Burgess-Proctor, A. (2006) ‘Intersections of Race, Class, Gender, and Crime: Future directions for Feminist Criminology’, Feminist Criminology, 1(1), pp. 27-47.
Andy Whiting March 24th, 2015
Posted In: Criminology Theory
As humans, we are all inclined to judge certain events that happen in our society… especially CRIME! Although many of us believe that criminal behaviour is decided by the individual, some focus on other factors such as reasoning, weaknesses and mental illnesses. These are better known as biological factors, involving certain aspects found in a person’s brain functioning that can cause them to make certain decisions… decisions that could possibly be out of their control.
So, are we in control? Well, in order for us to be able to answer this question, we need to identify the reason behind crime.
Recently, a theorist discovered a link between brain deficits and antisocial behaviour which was later found to occur in childhood in which they found it difficult to abide by rules of society. Researchers then discovered the reasons behind these deficits wereassociated with certain events, such as trauma early on in a childs life, or even during foetal development.
Mental health is probably one of the more recognized issues in criminology with many illnesses such as depression, schizophrenia and personality disorders being connected to crime. Although these health issues are believed to be out of our control, statistics show those with mental health problems are twice as likely of committing crime.
Then we have bad behaviour, which later on progresses to aggression, also known as conduct disorder. Unsurprisingly, it is associated with crime with almost three quarters of children demonstrating this behaviour being convicted later on throughout adulthood. Reasons for convictions however, are found to be connected to evidence of associates such as abusive relationships and substance misuse.
Other suspected biological reasons connected to conduct disorder are impulsivity, defined as “the inability to control behaviour” (Farrington, 2007). Like conduct disorder, it has been argued that biology is not a single factor, instead, it is believed to involve outside factors such as the environment, which again, questions our title?
Question: What can we do to prevent crime from happening, and avoid further criminal behaviour? Answer: Prevention schemes and programmes!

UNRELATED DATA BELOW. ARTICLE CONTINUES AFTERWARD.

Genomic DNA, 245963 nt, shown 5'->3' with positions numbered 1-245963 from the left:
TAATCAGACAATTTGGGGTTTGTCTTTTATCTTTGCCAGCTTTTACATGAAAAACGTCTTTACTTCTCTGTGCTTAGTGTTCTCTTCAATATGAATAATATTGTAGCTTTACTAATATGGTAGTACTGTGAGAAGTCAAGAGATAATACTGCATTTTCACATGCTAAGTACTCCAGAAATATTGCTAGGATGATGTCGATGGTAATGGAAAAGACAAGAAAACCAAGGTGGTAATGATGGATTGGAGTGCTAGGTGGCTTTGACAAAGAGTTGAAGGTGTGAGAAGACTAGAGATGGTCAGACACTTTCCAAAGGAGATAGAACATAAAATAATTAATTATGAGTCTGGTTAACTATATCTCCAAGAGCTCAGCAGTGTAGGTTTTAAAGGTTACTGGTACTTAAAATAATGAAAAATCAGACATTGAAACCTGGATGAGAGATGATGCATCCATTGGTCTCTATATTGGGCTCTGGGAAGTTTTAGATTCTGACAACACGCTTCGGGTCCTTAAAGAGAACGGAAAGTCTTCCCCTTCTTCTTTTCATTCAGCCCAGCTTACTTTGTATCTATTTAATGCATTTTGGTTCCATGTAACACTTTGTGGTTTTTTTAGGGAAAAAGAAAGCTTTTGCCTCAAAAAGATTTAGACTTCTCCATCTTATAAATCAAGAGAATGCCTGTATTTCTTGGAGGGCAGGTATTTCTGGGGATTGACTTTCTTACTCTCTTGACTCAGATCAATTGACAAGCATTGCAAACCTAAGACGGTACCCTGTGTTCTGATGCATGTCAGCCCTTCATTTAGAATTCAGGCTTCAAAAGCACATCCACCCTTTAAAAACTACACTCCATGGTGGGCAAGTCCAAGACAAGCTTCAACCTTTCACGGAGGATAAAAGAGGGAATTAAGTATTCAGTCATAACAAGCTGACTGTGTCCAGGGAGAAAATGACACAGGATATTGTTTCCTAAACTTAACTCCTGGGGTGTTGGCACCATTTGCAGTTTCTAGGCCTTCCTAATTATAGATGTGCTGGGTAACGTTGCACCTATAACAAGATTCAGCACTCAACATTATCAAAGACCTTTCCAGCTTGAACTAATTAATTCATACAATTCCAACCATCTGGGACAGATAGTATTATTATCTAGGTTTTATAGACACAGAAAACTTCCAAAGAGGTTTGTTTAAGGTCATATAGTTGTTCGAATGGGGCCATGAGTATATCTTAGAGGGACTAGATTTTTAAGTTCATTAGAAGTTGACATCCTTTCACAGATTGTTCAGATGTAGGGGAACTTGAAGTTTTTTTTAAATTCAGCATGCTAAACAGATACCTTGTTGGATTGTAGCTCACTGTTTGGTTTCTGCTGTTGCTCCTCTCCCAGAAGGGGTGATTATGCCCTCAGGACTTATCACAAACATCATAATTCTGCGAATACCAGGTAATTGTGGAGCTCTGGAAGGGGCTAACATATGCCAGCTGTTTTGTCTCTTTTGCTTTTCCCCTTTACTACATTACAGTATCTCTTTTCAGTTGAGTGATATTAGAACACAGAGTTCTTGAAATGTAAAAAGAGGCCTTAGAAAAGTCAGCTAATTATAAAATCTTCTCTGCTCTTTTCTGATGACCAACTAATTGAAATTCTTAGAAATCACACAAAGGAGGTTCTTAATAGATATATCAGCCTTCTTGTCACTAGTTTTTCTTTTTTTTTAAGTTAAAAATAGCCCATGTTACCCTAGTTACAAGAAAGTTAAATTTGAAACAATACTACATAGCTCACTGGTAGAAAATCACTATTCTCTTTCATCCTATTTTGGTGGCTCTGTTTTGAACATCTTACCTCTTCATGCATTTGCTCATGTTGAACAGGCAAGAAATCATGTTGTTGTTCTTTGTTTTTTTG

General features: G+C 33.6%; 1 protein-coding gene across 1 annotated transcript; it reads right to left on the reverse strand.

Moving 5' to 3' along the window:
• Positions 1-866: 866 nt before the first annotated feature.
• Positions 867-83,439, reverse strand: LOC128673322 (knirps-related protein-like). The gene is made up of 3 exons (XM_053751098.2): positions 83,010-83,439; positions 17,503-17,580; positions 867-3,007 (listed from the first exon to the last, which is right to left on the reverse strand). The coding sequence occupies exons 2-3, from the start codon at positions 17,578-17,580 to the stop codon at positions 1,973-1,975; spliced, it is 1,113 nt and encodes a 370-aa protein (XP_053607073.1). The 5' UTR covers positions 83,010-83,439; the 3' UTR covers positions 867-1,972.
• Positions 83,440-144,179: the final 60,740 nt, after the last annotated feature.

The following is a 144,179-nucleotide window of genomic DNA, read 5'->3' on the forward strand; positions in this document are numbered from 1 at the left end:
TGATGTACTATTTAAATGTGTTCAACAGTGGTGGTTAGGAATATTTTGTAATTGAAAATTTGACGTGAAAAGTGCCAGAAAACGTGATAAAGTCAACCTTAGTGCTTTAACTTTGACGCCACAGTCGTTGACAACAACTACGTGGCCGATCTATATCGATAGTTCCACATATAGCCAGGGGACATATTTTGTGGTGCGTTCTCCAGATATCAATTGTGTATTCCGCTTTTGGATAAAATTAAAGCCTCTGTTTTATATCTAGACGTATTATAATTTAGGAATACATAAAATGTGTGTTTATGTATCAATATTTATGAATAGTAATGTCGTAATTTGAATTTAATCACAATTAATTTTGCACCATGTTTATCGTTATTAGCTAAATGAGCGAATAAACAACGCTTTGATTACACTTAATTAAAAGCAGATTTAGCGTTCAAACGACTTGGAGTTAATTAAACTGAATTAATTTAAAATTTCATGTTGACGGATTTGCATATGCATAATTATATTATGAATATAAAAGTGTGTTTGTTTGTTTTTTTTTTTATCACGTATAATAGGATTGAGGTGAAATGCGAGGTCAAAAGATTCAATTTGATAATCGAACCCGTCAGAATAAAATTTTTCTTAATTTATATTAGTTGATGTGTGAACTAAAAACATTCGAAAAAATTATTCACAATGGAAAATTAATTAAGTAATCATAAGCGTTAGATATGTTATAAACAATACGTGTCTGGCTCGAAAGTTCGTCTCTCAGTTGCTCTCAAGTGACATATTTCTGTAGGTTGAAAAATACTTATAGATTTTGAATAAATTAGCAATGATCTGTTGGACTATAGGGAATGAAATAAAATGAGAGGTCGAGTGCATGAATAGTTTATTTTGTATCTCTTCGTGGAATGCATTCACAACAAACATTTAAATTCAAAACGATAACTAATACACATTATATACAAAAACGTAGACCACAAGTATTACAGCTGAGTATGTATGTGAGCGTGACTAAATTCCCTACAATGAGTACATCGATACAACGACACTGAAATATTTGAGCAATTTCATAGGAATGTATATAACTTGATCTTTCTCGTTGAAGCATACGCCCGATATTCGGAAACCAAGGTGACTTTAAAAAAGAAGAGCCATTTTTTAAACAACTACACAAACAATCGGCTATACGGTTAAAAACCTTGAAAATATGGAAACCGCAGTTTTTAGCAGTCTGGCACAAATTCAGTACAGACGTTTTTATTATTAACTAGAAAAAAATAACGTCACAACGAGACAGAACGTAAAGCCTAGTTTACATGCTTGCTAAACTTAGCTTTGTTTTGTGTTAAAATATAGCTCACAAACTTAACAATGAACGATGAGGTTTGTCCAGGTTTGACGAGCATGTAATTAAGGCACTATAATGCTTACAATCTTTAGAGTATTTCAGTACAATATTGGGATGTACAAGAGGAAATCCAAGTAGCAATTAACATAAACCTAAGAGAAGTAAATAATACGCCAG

Some of you might ask what a prevention scheme or program is… well, it’s a plan put in place by charities, the law and support workers etc to support individuals at risk of crime to prevent it from happening. The purposes of these programmes are to identify problems in individuals and those at risk to improve their situations and increase their skills which hopefully will then eventually stop crime!
Programmes assess each individual situation in order to concentrate on a certain prevention, using one of the following four different types of crime prevention:
Prevention schemes are not only available to the individual, but for those responsible for them as parents. Parenting programs and family nurses are available to pregnant women to identify certain risk factors e.g. smoking, which has been found to cause deficits which then later link to crime. Other risks are introduced to children whilst at school, some of which may not have been identified previously. Some children find their school days very difficult if support is not provided at home and as a result, turn to antisocial behaviour. Programs at school focus on the behaviour of the child and aim to increase their skills and development so that bad behaviour does not become a problem later on.
Other prevention programmes focus on the brain activity e.g. where mental health is concerned, schemes aim to improve brain development through the use of doings in order to avoid criminal behaviour from occurring. Prevention also focuses on the nutrition of an individual with cognitive deficits, as it has been associated with crime. Diet has a key affect on a person’s behaviour and as a result, prevention to poor nourishment such as the use of vitamins and other certain foods is most important.
So… could you answer the question “do you choose crime or does crime choose you?” Researchers are still trying to answer the same thing! By taking biological factors of crime into consideration, it has allowed appropriate crime prevention to be developed, however, theorists still argue to support several other factors and theories to why crime occurs and this will probably continue until we get our final answer!
This blog was written by first year Criminology student Jodie Rackley as part of the assessment for the module “ASC 111: The Criminological Imagination” last term and was based around the article:
Rocque, M., Welsh, C. B., Raine, A. (2012) ‘Biosocial Criminology and Modern Crime Prevention’, Journal of Criminal Justice, 40(4), pp. 306-312.
Andy Whiting March 9th, 2015
Posted In: Criminology Theory